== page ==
Novice, experienced and expert nurses consistently used some of the same techniques, such as comfort measures, hot or cold packs, and distraction. But expert nurses, the researchers found, were more likely than novice nurses to use the following techniques:

  • Reposition the patient.
  • Teach patients and families about strategies they could use to control pain.
  • Administer the medication prescribed on an "as needed" basis more frequently.

This information becomes important when healthcare providers create work schedules for nurses, Garcia said. "We don't want all of our expert and experienced nurses on one shift, and new or novice nurses on the night or weekend shift. We need to seek balance."

Impact on patient care

Harper said the results of this study could help nurses decide which interventions work best for patients, leading to optimal care for patients and the best use of time for nurses.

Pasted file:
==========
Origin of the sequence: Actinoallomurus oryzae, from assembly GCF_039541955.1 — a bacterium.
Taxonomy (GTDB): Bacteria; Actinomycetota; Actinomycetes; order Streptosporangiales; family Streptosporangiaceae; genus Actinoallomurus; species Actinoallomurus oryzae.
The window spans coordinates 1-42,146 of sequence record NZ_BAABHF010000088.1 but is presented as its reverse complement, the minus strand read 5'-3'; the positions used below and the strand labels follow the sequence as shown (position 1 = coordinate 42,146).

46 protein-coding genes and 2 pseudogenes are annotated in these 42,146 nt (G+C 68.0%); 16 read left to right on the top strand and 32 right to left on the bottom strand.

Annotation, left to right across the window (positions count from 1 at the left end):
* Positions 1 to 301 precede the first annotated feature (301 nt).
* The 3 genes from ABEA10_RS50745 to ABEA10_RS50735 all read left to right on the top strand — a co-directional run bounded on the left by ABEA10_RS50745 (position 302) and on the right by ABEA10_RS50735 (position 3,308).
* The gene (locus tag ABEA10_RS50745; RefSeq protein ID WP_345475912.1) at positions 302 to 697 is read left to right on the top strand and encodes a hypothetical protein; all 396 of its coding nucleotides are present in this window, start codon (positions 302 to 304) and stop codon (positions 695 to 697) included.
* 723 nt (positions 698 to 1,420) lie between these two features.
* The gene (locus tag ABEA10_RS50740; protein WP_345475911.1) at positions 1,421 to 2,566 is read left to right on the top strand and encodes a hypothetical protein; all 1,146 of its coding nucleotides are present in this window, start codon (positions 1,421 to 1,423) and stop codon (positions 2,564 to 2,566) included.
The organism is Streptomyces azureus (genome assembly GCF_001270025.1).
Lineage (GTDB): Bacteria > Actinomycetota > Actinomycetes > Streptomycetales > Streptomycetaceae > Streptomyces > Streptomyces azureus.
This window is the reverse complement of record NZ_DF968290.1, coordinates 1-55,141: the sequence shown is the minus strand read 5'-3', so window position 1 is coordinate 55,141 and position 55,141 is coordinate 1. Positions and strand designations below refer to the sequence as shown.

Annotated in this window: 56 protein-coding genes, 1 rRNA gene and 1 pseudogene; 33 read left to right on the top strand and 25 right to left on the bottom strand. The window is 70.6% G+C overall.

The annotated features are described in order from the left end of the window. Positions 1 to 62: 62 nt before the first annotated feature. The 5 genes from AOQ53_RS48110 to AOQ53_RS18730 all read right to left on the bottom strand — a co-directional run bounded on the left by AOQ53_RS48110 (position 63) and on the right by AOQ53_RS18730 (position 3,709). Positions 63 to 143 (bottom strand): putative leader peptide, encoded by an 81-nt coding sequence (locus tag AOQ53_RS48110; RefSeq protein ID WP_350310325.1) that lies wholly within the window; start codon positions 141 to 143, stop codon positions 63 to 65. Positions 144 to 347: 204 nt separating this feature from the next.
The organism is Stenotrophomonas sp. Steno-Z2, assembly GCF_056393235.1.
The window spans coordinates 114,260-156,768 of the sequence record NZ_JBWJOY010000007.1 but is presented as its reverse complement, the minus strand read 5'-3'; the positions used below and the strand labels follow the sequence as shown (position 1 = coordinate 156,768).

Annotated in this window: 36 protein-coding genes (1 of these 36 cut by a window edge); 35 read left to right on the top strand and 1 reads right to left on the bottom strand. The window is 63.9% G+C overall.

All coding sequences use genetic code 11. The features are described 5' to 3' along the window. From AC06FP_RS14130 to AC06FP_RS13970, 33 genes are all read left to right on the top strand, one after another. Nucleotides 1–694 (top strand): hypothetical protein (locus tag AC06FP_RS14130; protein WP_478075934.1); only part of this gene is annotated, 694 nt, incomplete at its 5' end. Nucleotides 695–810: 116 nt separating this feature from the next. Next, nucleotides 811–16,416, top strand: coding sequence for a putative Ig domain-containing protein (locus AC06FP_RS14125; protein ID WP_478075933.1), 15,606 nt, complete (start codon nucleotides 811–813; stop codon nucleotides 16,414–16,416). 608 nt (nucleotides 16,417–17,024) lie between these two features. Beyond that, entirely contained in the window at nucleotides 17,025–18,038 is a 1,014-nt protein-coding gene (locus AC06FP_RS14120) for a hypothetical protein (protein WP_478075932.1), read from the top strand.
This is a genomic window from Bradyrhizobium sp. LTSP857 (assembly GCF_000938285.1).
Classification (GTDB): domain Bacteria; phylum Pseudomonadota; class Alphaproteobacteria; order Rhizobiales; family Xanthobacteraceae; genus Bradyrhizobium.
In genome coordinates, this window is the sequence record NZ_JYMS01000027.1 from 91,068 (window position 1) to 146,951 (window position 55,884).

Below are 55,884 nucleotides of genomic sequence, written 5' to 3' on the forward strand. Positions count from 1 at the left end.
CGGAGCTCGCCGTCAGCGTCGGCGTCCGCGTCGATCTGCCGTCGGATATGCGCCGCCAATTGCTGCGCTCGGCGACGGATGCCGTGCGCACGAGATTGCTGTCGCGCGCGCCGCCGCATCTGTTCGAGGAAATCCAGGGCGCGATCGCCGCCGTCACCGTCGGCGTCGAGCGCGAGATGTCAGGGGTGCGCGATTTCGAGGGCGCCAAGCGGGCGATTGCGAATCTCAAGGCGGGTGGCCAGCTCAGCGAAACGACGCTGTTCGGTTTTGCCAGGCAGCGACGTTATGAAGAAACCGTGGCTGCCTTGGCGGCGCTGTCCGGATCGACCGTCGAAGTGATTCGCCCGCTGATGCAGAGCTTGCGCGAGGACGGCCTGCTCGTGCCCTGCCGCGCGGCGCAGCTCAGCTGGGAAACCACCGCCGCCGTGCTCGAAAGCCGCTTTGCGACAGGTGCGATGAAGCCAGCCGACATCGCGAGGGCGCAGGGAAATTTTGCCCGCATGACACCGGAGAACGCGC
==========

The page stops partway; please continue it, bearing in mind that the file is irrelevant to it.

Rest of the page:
"We could start to look at work that doesn't add value and do a better job of knowing which activities provide better outcomes," she said.

Harper said nurses have traditionally added new techniques as the result of ongoing research, but rarely do they stop anything they've done before. The result: nurses have an ever-longer list of the things they need to do without knowing which items on the list can be eliminated without harming the patient.

"Nursing time is valuable," she said. "We need to help nurses make the best use of their limited time with each patient."

Tool for staffing

The research also could help with staffing, which has traditionally divided the workload by counting the number of patients and dividing by the number of nurses on the shift. That's incredibly equal -- until it isn't.

"We know that patients are not average. Nurses are not average. And care settings are not average," Garcia said. "Some nurses have a stronger skill set. Some patients have more acute needs. Some settings have a better layout or better access to the resources needed to provide care."

"So, we wanted to get deep down into the data. And we decided that a key way to do that is to look at the individual provider, the individual nurse, with the individual patient and then scale that up," she said.

Getting the right ‘dose' of nursing